ACJ test bank failure rates (banks that didn’t redeem notes at full value), closed banks (ceased operation but redeem at full value), new banks and balance sheet management for 1,818 banks in existence in the US in 5 year increments between 1830 and 1862. Measures of distance between forms of communication (i.e. railroads, canals, steam navegable river, navegable lake and maritime trade) and bank location emerged from overlapping contemporary maps with GIS data. Financial data was collected from annual editions of the “Merchants and Bankers’ Almanac”. They distinguish between states that passed “free banking laws” (from 1837 to the early 1850s) and those that did not. They also considered changes in failure rates and balance sheet variance (applying the so called CAMEL model – to the best of data availability) for locations that had issuing banks before new transport infrastructure and those where banks appear only after new means of communication were deployed:

Improvements in finance over the period also provided a means of payment that promoted increasingly impersonal trade. To the extent that the railroads drew new banks closer to the centers of economic activity and allowed existing banks to participate in the growth opportunities afforded by efficient connections.(p. 2)


Railroads were the only transport technology that returned statistically significant effects. It suggested that the advent of railroads did indeed pushed bankers to reduce the risk in their portfolios. But regardless of transport variables, “[l]arger banks with more reserves, loans, and deposits and fewer bank notes were less likely to fail.” (p.20). It is thus likely that railroads impact banks’ operation as they brought about greater economic diversity, urbanisation and other measures of economic development which translated in larger volume of deposits but also greater scrutiny and oversight. In this sense railroads (as exogenous variable) made banks less likely to fail.

But ACJ note that means of transportation were not necessarily exogenous to banks. Reasons for the endogeneity of transport infrastructure included bankers promoting and investing in railroads to bring them to their communities. Also railways could find advantages to expand into vigorously active locations (where new banks could establish to capture a growing volume of deposits and serve a growing demand for loans).

Other empirical results include banks decreased the amount of excess reserves, notes in circulation and bond holdings while also increased the volume of loans after the arrival of a railroad. In short, considering railroads an endogenous variable also results in transport technologies lowering bank failure rates by encouraging banks to operate more safely.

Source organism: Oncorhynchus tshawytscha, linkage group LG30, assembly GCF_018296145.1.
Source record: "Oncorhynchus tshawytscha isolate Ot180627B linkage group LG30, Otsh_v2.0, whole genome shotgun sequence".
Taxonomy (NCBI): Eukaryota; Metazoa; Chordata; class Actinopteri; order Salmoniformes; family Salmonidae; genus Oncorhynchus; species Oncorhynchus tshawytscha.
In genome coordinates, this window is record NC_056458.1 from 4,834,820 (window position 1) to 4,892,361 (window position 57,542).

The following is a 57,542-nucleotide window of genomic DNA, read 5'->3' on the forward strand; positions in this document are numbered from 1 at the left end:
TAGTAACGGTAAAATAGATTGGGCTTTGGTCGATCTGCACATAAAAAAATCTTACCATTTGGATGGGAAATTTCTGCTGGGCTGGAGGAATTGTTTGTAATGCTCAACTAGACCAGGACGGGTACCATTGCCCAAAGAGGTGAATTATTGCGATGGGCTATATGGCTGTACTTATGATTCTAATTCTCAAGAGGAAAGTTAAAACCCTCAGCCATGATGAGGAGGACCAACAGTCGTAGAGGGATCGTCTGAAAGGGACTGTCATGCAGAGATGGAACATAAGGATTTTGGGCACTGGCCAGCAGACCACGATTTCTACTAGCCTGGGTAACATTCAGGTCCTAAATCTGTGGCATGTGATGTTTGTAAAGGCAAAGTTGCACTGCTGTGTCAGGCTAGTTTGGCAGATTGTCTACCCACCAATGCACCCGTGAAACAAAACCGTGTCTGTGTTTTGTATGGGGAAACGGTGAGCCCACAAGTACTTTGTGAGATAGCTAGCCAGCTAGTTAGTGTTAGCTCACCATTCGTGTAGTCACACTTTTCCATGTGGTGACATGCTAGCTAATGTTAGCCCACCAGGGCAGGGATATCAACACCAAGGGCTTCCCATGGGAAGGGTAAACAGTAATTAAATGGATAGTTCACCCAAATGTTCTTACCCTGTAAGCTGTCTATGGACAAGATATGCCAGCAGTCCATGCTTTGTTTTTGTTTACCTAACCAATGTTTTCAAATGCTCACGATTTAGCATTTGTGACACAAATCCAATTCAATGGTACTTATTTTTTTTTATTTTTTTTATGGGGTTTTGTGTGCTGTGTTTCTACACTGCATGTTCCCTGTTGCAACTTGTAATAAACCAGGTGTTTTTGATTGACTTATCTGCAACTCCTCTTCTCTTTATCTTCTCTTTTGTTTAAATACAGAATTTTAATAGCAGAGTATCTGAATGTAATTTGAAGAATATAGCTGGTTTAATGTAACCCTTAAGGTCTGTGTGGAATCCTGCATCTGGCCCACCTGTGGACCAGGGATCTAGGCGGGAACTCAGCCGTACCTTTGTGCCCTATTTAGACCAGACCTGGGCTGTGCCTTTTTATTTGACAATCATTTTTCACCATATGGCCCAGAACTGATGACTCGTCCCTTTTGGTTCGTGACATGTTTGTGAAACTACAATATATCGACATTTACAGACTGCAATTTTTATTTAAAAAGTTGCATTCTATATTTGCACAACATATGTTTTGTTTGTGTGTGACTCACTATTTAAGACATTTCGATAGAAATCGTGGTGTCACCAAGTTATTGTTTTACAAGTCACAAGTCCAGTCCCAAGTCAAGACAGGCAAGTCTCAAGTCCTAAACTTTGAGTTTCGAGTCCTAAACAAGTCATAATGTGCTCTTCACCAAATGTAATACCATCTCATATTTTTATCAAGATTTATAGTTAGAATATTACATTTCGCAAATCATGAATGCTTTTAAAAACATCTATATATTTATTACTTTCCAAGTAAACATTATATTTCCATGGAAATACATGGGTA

The work of AJR is part of a growing and increasingly fruitful trend which combines GPS data with other more “traditional” sources. But for me the paper could also inform contemporary debates on payments. Specifically their focus is on banks of issue, in itself a novelty in the history of payment systems. For AJR technological change improves means of payment when it reduces transaction costs by increasing trust on the issuer. But as noted above, there are a number of alternative technologies which have, in principle, equal opportunity to succeed. In this regard AJR state:

Here, we describe a mechanism by which railroads not only affected finance on the extensive margin, but also led to efficiency changes that enhanced the intensity of financial intermediation. And, of course, it is the interaction of the intensity of intermediation along with its quantity that seems most important for long-run growth (Rousseau and Wachtel 1998, 2011). This relationship proves to be one that does not generalize to all types of transportation; rather, railroads seem to have been the only transportation methods that affected banks in this way.(p4)

In other words, financial inclusion and improvements in the payment system interact and enhance economic growth when the former take place through specific forms of technological change. It is the interaction with users that which helps railroads to dominate and effectively change the payments system. Moreover, this process involves changes in the portfolio (and overall level of risk) of individual banks.